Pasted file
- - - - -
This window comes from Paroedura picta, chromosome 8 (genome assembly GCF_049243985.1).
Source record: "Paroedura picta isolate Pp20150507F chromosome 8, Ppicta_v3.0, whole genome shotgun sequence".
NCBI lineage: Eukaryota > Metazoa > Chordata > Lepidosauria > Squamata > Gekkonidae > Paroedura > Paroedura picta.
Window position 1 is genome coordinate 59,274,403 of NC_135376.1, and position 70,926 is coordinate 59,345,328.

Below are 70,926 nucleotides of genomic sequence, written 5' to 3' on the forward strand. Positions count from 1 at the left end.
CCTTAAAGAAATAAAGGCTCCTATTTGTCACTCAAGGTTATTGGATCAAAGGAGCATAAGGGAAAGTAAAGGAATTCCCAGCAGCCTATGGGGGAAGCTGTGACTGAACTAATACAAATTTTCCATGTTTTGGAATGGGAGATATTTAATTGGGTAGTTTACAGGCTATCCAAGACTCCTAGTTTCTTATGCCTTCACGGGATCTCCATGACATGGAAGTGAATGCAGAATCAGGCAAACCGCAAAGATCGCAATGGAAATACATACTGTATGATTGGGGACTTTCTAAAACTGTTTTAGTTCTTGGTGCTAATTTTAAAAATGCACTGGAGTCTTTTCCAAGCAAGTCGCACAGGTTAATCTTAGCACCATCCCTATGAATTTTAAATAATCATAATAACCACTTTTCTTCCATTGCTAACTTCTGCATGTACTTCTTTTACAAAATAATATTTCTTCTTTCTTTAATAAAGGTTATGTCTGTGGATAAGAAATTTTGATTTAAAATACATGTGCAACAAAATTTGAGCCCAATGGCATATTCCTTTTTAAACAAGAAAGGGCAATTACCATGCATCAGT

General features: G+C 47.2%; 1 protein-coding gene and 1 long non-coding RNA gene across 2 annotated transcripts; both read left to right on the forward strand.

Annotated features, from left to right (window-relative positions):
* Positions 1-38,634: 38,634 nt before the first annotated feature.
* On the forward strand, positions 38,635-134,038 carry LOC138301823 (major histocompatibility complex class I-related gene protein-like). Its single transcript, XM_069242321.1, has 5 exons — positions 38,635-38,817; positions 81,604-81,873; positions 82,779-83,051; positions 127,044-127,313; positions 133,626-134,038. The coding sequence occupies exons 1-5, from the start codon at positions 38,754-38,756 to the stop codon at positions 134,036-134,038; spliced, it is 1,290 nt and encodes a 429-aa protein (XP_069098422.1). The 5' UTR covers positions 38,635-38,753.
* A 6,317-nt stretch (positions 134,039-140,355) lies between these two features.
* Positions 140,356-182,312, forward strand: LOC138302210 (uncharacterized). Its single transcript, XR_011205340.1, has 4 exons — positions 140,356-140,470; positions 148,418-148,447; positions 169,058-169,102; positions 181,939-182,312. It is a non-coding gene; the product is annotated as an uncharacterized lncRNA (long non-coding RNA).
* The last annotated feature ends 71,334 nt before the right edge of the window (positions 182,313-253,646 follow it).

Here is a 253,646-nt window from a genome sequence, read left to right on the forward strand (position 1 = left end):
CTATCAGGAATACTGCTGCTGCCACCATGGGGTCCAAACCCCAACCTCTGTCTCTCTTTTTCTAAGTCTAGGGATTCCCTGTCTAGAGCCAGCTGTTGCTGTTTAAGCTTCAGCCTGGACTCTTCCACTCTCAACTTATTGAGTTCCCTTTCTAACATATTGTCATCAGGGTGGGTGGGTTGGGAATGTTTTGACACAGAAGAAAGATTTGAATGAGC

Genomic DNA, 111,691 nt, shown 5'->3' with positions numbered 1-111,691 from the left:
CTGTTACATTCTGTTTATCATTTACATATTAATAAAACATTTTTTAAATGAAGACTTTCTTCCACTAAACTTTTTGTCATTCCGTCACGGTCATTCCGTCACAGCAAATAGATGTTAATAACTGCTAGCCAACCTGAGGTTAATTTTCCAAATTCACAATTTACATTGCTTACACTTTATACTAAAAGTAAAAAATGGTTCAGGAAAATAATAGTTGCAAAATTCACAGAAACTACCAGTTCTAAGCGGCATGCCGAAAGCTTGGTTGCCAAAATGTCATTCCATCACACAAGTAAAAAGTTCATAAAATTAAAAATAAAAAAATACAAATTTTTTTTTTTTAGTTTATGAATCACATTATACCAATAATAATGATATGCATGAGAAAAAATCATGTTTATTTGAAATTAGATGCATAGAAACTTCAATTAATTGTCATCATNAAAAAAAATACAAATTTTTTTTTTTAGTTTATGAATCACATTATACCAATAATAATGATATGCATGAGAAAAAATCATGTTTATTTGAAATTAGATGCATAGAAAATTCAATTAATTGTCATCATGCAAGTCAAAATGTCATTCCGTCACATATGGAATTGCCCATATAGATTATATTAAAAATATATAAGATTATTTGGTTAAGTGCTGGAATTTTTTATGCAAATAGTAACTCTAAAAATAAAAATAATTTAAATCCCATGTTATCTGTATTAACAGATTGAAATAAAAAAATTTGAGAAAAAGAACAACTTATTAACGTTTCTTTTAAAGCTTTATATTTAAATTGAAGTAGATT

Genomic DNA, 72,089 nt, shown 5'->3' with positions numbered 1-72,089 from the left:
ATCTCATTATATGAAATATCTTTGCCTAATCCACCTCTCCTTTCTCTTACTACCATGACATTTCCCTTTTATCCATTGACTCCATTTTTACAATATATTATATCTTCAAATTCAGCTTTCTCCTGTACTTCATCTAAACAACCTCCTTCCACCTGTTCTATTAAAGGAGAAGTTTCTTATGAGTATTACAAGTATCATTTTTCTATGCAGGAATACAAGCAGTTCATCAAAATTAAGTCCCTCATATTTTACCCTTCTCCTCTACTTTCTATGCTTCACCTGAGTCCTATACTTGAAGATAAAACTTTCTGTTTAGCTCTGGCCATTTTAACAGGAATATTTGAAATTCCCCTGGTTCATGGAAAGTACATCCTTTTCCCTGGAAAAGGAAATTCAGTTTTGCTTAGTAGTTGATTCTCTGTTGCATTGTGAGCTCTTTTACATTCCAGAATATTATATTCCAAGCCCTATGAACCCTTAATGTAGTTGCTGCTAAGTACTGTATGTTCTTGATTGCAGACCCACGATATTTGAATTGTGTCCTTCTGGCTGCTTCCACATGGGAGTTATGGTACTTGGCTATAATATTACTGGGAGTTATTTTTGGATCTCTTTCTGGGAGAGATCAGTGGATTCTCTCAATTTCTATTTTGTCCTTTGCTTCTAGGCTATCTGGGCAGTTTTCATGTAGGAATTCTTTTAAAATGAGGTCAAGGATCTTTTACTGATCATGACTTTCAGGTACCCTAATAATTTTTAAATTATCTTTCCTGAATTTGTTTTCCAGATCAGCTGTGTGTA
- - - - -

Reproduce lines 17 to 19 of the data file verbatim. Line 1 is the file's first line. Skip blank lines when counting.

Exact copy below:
CTGTTACATTCTGTTTATCATTTACATATTAATAAAACATTTTTTAAATGAAGACTTTCTTCCACTAAACTTTTTGTCATTCCGTCACGGTCATTCCGTCACAGCAAATAGATGTTAATAACTGCTAGCCAACCTGAGGTTAATTTTCCAAATTCACAATTTACATTGCTTACACTTTATACTAAAAGTAAAAAATGGTTCAGGAAAATAATAGTTGCAAAATTCACAGAAACTACCAGTTCTAAGCGGCATGCCGAAAGCTTGGTTGCCAAAATGTCATTCCATCACACAAGTAAAAAGTTCATAAAATTAAAAATAAAAAAATACAAATTTTTTTTTTTTAGTTTATGAATCACATTATACCAATAATAATGATATGCATGAGAAAAAATCATGTTTATTTGAAATTAGATGCATAGAAACTTCAATTAATTGTCATCATNAAAAAAAATACAAATTTTTTTTTTTAGTTTATGAATCACATTATACCAATAATAATGATATGCATGAGAAAAAATCATGTTTATTTGAAATTAGATGCATAGAAAATTCAATTAATTGTCATCATGCAAGTCAAAATGTCATTCCGTCACATATGGAATTGCCCATATAGATTATATTAAAAATATATAAGATTATTTGGTTAAGTGCTGGAATTTTTTATGCAAATAGTAACTCTAAAAATAAAAATAATTTAAATCCCATGTTATCTGTATTAACAGATTGAAATAAAAAAATTTGAGAAAAAGAACAACTTATTAACGTTTCTTTTAAAGCTTTATATTTAAATTGAAGTAGATT

Genomic DNA, 72,089 nt, shown 5'->3' with positions numbered 1-72,089 from the left:
ATCTCATTATATGAAATATCTTTGCCTAATCCACCTCTCCTTTCTCTTACTACCATGACATTTCCCTTTTATCCATTGACTCCATTTTTACAATATATTATATCTTCAAATTCAGCTTTCTCCTGTACTTCATCTAAACAACCTCCTTCCACCTGTTCTATTAAAGGAGAAGTTTCTTATGAGTATTACAAGTATCATTTTTCTATGCAGGAATACAAGCAGTTCATCAAAATTAAGTCCCTCATATTTTACCCTTCTCCTCTACTTTCTATGCTTCACCTGAGTCCTATACTTGAAGATAAAACTTTCTGTTTAGCTCTGGCCATTTTAACAGGAATATTTGAAATTCCCCTGGTTCATGGAAAGTACATCCTTTTCCCTGGAAAAGGAAATTCAGTTTTGCTTAGTAGTTGATTCTCTGTTGCATTGTGAGCTCTTTTACATTCCAGAATATTATATTCCAAGCCCTATGAACCCTTAATGTAGTTGCTGCTAAGTACTGTATGTTCTTGATTGCAGACCCACGATATTTGAATTGTGTCCTTCTGGCTGCTTCCACATGGGAGTTATGGTACTTGGCTATAATATTACTGGGAGTTATTTTTGGATCTCTTTCTGGGAGAGATCAGTGGATTCTCTCAATTTCTATTTTGTCCTTTGCTTCTAGGCTATCTGGGCAGTTTTCATGTAGGAATTCTTTTAAAATGAGGTCAAGGATCTTTTACTGATCATGACTTTCAGGTACCCTAATAATTTTTAAATTATCTTTCCTGAATTTGTTTTCCAGATCAGCTGTGTGTA